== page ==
While the coaches no longer teach classes, they are still actively communicating with parents and the individual students on a daily basis. Climer pointed out in the first month of the school year, the four coaches met with more than 700 students.
Also, the coaches will often encounter various reasons why students are at risk, from not-having a permanent address, to working full-time and more. The coaches hold parent-teacher conferences like every other teacher to make sure the students parents are aware of their childs progress.
It totally varies to me, some parents you can tell are really behind their kids and others its hard to get in touch with them, Rottero said.
Sometimes the parents didnt have the best educational experience and theyll tell us if they had someone like a graduation coach, they would have never dropped out, Ashby said.
The coaches said they will often hear from parents who are grateful their children are succeeding in school or beating the odds and graduating on time. In cases where their parents were unable to graduate, the coaches will even give the parents tips on how to obtain their G.E.D.
When I talk to parents, they are very appreciative of the work we do and their students do, Prater said.
Ashby said many students they see are 18-year-olds who not only live on their own, but are having to work full-time and support themselves. When facing difficult decisions, these students will often consider dropping out of school to focus on work.
The coaches also work with the Adult High School, where students can obtain their full diploma if they have to drop out of their regular high school. The Adult High School requires a minimum of 20 credits to graduate and offers students over 18 a more flexible schedule.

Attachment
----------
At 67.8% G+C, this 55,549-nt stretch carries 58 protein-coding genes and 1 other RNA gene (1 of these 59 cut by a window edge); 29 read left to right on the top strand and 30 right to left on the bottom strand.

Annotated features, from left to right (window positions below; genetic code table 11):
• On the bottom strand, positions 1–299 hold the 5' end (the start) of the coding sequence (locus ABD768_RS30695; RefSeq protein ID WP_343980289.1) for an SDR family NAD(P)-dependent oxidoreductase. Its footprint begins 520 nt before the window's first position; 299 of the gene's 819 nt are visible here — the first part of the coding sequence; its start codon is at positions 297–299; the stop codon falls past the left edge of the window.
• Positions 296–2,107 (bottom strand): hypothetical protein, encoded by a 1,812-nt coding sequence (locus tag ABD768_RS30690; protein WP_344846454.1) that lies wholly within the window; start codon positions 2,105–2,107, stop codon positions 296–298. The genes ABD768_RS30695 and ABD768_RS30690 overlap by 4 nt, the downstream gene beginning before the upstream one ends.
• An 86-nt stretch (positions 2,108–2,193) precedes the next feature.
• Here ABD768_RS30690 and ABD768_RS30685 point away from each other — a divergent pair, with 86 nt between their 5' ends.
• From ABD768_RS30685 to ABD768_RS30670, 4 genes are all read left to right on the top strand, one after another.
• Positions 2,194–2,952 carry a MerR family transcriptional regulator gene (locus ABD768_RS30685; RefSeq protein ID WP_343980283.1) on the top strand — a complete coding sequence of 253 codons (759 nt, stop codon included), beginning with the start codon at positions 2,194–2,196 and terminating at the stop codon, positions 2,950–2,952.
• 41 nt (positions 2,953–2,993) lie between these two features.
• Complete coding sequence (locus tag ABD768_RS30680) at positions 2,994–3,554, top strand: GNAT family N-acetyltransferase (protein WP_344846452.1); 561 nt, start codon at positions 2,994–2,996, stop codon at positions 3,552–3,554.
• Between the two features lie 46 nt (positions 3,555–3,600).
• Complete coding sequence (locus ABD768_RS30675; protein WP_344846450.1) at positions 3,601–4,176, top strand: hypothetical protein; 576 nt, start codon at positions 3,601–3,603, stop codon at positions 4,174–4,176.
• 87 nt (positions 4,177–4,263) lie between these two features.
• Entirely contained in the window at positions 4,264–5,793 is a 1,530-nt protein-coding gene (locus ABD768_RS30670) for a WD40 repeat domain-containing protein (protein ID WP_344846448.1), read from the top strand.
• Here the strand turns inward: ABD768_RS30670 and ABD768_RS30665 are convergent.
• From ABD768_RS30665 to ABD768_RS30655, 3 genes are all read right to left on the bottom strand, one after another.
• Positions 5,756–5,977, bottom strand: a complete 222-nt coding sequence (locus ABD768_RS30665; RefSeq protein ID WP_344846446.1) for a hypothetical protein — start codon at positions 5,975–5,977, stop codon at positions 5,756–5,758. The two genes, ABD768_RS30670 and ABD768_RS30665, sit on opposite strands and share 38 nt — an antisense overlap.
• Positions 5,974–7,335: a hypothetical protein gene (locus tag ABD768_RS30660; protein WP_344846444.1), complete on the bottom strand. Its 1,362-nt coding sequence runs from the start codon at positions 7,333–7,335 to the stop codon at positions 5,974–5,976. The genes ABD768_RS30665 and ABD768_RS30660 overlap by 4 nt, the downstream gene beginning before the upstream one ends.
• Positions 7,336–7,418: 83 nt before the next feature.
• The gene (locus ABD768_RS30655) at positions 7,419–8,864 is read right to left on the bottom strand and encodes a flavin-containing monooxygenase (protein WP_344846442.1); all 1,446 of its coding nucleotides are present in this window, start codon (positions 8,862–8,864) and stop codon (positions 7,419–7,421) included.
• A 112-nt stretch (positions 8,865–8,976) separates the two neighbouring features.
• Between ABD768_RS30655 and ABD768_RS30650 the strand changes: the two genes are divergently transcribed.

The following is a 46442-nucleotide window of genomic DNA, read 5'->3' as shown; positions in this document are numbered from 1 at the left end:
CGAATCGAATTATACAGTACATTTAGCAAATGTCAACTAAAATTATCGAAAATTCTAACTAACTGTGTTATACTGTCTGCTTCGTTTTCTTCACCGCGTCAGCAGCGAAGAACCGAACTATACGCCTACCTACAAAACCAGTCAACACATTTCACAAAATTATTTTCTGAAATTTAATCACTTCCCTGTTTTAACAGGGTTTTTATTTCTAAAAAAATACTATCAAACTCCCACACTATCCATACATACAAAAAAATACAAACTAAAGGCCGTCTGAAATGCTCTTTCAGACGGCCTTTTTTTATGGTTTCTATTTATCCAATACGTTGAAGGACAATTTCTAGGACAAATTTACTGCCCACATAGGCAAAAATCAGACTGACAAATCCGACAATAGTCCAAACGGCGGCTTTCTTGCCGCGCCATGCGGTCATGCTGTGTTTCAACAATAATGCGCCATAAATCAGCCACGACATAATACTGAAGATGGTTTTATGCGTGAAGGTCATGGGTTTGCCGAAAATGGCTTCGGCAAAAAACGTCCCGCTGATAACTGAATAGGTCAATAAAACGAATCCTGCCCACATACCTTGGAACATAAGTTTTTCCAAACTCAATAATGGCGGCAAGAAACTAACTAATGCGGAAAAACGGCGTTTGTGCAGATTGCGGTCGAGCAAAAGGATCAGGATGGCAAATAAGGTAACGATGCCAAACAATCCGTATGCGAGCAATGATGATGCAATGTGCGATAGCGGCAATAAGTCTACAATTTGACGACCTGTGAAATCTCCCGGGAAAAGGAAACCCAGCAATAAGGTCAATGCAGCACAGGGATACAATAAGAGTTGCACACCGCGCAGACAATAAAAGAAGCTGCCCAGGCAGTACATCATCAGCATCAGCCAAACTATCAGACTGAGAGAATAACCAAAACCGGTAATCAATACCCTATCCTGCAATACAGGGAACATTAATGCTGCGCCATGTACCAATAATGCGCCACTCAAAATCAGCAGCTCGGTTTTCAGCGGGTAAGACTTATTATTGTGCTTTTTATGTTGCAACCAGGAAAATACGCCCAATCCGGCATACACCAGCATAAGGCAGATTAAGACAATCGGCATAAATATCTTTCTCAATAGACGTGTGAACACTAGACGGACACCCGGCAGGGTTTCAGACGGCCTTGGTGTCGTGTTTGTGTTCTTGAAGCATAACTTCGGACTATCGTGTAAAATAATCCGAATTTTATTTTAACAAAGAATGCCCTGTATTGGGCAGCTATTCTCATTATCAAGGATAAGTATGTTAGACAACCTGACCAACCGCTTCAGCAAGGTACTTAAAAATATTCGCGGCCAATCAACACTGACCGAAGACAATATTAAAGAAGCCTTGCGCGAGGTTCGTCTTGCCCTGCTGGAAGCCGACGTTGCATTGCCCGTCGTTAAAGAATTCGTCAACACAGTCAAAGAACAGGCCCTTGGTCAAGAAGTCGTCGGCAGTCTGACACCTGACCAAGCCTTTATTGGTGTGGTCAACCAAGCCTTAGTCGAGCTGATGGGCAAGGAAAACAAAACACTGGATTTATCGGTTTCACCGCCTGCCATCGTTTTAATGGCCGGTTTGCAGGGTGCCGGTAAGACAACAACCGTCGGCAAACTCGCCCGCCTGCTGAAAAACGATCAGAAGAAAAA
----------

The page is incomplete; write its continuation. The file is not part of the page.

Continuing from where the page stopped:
The school allows students to come in at times that are most convenient for them and complete schoolwork. The coaches said most students will come in the morning before going to their jobs and then return late in the afternoon to finish schoolwork.
During intercession, one week where students can get extra coursework in during the two-week breaks, the coaches will monitor the students progress and even call them or visit their homes to make sure they are attending.
Rottero said students who sign up for intercession or recommended for it must attend at least three of the five days to receive credit. During a break, getting students to come to school can be tough, but the coaches are always willing to go the extra mile.
Weve been able to get students to come back to school, if they wont come to you, you have to go to them, Ashby said.
While the coaches help students from their freshman year and heavily in their senior year, the work never ends and they are always passionate about making sure students graduate and go on to be better prepared to meet their goals.
Rottero said last year at graduation, a student handed him a note where she had written him a simple thank you for helping her graduate. Ashby and the others said several students have come back after graduating to thank them personally for not giving up on them.
Thats why we do what we do, Rottero said. Many say if they knew as freshman what they know now, they would have never considered dropping out. We could use (those students) as some of our best resources for others because they lived it.
I always tell my students, this isnt the end, it is only the beginning, Ashby said.
Staff Writer Patrick Hall may be contacted at email@example.com.